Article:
There are many advantages to leasing office space in midtown Boston. The Theatre District provides a valuable reference point for many out-of-town visitors and locals alike. In addition, the presence of theaters has dictated a need for parking garages, which benefits midtown office space users. Below is a guide to the area’s many theaters:
• The Wang
• The Colonial
• The Shubert
• The Majestic
• The Wilbur
• The Charles Playhouse
• The Boston Opera House
The Wang Theatre (270 Tremont Street) – Considered the anchor of Boston’s theatre district, the Wang Theatre hosts an impressive array of world-class Broadway productions, theater, music, dance, comedy, opera and film. The Wang was first known as the Metropolitan Theatre when it opened in 1925 and was considered an important landmark of the roaring twenties. Adorned with glittering chandeliers and imposing hallways, the Met provided patrons with entertainment in the forms of motion pictures, big bands, and vaudeville.
In 1962, the theatre was renamed The Music Hall and became home to the Boston Ballet. A gift from Dr. An Wang in the mid-1980s helped restore the theatre to its previous glory.
The Colonial (106 Boylston Street) – The Colonial is Boston’s oldest operating theater, designed by the architectural firm of Clarence Blackall. During the early and mid 20th century, Boston served as a trial ground for Broadway producers to test shows before bringing them to New York. Like the Wang and the Shubert, this 1,700-seat theatre is operated by the non-profit Citi Performing Arts Center.
The Colonial is located directly in the middle of Emerson College’s campus. In fact, the recently renovated floors above the theatre are home to 372 students.
The Shubert (270 Tremont Street) – The Shubert theatre, located adjacent to the Wang, opened in 1910 and originally hosted Shakespearean productions. Like the Colonial, it played a key role as a pre-Broadway trial ground for productions such as The King and I, South Pacific, Camelot, and Mame. In 1996, the theatre underwent renovations that included a new stage, an expanded orchestra pit, improved access for disabled patrons, and updated electrical and mechanical systems.
The Cutler Majestic Theatre (219 Tremont Street) – Owned by Emerson College, “the theater employs its relationships with opera, theater, dance, and music producers and presenters, as well as its own productions and presentations, to express the vision and values of Emerson College—to explore and push the boundaries of communication, art, and culture and, thereby, to contribute to the advancement of society.” (Source)
The Majestic opened in 1903 and was hailed for its technical innovations. Designed by John Galen Howard, the theatre featured cantilevered balconies that provided unobstructed sightlines from every seat in the house, and electric lighting designed as an integral part of the building rather than in imitation of gas or candle lighting. Like other theatres in the area, it went through a series of rebirths. The Beaux-Arts opera house evolved into a movie theatre in 1955 when the Shuberts sold it to Sack Cinemas. It then fell into disrepair and was purchased by Emerson College in 1983. The College set about creating a restored theater for its own use and providing a venue for the nonprofit performing arts community. This mission was soon achieved as the theatre hosted hundreds of performances by non-profit production companies that had nowhere else to perform. A generous gift by Ted Cutler and his late wife Joan enabled an impressive restoration to take place in 2002.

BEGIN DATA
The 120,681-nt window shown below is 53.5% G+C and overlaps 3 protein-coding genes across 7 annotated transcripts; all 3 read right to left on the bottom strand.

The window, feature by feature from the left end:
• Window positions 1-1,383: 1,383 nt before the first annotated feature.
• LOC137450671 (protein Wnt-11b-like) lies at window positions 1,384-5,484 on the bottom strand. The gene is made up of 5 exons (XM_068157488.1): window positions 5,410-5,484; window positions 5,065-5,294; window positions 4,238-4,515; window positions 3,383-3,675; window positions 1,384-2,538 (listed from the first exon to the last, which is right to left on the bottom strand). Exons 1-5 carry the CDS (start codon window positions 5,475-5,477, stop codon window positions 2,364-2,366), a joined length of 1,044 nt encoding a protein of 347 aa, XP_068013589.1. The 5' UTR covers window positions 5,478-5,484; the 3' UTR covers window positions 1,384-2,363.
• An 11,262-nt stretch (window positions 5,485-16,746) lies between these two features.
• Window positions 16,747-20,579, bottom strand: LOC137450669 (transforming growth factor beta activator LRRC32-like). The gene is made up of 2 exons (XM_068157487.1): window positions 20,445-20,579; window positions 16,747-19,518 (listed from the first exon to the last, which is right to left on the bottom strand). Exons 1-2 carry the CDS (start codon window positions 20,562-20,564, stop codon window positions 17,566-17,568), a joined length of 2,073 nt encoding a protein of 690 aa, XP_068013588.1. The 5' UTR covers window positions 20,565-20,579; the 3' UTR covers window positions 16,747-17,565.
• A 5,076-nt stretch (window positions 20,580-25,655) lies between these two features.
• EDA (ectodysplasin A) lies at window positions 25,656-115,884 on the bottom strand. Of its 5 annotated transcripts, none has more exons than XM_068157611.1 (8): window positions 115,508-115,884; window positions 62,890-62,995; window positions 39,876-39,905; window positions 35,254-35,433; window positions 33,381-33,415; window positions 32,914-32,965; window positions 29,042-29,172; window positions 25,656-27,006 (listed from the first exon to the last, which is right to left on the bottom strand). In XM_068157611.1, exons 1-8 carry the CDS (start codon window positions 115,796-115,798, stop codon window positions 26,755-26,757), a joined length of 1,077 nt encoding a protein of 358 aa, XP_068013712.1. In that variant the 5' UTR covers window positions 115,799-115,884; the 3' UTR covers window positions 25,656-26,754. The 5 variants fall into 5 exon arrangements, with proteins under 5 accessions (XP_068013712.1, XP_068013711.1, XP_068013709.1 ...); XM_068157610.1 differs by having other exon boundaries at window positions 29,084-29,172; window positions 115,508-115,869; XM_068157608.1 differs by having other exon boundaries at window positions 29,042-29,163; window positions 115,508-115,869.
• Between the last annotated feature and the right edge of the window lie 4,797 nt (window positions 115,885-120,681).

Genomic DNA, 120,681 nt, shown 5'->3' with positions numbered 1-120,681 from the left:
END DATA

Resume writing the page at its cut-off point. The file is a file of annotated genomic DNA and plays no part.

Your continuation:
The Wilbur Theatre (246 Tremont Street) – One of many Clarence Blackhall-built theatres, the Wilbur has been around since 1913. Currently the home of Boston’s Comedy Connection, this 1,200-seat theatre hosts performances by the nation’s biggest comedians.
The Charles Playhouse (74 Warrenton Street) – The Charles Playhouse was considered a pioneering theatre of the regional theatre movement. The Regional Theatre Movement, in the late 1940s and 1950s, was the work of a small number of directors, actors and producers to develop a new expression of professional theatre as an alternative to Broadway.
Boston Opera House (539 Washington Street) – Located at the northeastern corner of the Midtown submarket, the Boston Opera House hosts numerous Broadway shows, Boston Ballet performances and other high-quality cultural presentations and concerts in New England’s most magnificent theater. Constructed as memorial and tribute to vaudeville great Benjamin Franklin Keith, it opened in 1928 and was one of the most luxurious movie theatres of its time. This magnificent theatre underwent a $54 million restoration in 2004.
BRA Tip: For those interested in attending performing arts events, BosTix offers half priced tickets.